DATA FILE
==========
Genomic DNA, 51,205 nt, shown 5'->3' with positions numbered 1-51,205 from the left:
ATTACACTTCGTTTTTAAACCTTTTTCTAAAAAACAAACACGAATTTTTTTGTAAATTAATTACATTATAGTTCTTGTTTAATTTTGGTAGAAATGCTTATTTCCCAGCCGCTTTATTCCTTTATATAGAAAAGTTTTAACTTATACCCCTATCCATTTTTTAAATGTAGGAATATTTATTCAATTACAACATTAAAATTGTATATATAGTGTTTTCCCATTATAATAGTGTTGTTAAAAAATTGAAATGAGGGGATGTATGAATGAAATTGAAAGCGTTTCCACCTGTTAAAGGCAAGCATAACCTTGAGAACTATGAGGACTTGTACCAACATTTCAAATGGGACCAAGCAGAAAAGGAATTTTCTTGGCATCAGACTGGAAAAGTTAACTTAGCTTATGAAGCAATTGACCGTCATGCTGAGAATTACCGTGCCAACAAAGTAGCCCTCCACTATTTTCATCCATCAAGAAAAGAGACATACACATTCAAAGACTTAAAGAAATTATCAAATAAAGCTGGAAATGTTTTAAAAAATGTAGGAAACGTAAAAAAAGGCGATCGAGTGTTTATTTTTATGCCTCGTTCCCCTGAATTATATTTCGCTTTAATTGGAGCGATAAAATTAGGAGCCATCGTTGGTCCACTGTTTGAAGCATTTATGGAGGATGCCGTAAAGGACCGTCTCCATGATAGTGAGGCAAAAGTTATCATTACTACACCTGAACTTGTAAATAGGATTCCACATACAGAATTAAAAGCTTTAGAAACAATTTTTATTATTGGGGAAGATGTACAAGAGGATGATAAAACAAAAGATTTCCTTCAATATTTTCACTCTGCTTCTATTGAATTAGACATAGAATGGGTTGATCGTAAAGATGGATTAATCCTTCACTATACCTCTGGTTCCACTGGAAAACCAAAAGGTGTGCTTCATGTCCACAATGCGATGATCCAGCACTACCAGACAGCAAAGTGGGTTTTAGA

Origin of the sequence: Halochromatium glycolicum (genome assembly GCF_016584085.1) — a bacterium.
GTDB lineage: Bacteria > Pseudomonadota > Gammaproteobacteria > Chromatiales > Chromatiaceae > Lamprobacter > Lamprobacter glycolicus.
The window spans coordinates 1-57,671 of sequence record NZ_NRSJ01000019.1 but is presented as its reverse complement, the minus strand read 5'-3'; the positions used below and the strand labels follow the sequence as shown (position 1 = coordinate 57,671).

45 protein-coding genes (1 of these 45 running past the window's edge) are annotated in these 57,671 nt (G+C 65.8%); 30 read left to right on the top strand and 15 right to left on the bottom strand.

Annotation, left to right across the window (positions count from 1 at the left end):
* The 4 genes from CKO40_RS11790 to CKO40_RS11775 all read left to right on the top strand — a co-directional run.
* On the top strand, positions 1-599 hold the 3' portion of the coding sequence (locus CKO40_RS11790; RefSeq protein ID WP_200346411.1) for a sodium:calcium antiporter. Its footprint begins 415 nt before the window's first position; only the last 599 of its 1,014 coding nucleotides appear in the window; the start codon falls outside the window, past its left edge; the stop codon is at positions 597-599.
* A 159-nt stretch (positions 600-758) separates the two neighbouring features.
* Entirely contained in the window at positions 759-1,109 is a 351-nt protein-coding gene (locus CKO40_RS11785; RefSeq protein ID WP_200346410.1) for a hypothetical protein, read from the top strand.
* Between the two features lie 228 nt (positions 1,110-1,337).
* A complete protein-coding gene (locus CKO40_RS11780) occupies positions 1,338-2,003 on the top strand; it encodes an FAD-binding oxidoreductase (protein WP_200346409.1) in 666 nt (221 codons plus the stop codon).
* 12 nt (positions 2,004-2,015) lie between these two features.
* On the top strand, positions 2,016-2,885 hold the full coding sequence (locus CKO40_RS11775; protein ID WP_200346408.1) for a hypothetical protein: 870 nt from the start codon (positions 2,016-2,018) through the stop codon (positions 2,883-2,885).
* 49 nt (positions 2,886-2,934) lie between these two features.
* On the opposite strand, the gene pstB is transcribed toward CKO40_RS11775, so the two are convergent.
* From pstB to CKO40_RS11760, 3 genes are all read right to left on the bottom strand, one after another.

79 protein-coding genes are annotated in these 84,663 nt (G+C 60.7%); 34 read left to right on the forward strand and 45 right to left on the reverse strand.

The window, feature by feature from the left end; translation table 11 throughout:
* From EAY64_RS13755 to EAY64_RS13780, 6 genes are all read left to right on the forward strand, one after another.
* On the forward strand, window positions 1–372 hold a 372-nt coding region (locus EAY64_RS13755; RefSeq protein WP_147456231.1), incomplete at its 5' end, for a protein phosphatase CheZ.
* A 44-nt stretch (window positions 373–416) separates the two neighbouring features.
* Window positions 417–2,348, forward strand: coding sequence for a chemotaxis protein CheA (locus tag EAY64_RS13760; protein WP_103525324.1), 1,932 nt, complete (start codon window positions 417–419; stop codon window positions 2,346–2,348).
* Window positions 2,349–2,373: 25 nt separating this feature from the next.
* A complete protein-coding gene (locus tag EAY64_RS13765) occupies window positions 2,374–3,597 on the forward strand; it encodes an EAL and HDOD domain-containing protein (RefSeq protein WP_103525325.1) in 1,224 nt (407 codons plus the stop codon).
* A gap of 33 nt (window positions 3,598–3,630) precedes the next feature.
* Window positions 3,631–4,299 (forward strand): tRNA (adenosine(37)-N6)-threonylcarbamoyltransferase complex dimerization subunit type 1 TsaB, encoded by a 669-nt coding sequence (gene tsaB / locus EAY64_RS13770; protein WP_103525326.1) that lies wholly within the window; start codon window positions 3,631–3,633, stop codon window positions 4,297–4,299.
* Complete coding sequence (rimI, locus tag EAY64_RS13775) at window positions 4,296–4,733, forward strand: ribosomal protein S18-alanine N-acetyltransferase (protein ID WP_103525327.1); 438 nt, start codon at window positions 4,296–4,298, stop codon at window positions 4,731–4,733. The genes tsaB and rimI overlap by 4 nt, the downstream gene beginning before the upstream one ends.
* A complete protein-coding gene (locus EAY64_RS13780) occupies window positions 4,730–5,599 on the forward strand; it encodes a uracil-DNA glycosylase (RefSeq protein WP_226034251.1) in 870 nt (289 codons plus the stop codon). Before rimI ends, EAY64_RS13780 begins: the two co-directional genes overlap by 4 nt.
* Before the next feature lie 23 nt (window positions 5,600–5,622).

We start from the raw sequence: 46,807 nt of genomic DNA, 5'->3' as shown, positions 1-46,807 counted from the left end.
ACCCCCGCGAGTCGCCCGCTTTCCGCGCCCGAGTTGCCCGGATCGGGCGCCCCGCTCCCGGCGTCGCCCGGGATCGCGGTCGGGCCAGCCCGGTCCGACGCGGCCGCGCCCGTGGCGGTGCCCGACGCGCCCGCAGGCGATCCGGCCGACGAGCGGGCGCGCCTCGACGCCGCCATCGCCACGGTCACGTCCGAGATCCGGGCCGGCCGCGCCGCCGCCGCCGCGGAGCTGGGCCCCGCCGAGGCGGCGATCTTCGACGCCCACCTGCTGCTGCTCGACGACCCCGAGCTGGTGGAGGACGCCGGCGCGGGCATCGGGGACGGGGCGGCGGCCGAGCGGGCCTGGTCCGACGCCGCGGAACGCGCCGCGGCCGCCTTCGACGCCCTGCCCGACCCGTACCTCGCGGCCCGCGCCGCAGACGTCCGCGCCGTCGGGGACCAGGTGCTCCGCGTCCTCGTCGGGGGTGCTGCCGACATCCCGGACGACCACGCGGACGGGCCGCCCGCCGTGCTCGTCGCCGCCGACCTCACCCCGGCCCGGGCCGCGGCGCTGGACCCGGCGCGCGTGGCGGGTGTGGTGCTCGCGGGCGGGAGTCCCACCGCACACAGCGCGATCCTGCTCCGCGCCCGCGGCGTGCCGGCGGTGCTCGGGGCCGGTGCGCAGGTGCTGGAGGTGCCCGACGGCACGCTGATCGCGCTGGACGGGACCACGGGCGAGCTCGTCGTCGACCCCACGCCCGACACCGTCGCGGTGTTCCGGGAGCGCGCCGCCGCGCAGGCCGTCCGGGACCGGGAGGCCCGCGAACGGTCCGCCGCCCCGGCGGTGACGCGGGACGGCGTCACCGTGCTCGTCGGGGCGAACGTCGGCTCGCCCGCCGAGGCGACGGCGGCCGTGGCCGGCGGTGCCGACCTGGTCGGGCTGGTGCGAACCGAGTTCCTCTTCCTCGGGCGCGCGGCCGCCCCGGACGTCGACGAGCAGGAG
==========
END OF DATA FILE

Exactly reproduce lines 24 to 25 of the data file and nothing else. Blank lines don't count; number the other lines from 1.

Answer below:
* Window positions 417–2,348, forward strand: coding sequence for a chemotaxis protein CheA (locus tag EAY64_RS13760; protein WP_103525324.1), 1,932 nt, complete (start codon window positions 417–419; stop codon window positions 2,346–2,348).
* Window positions 2,349–2,373: 25 nt separating this feature from the next.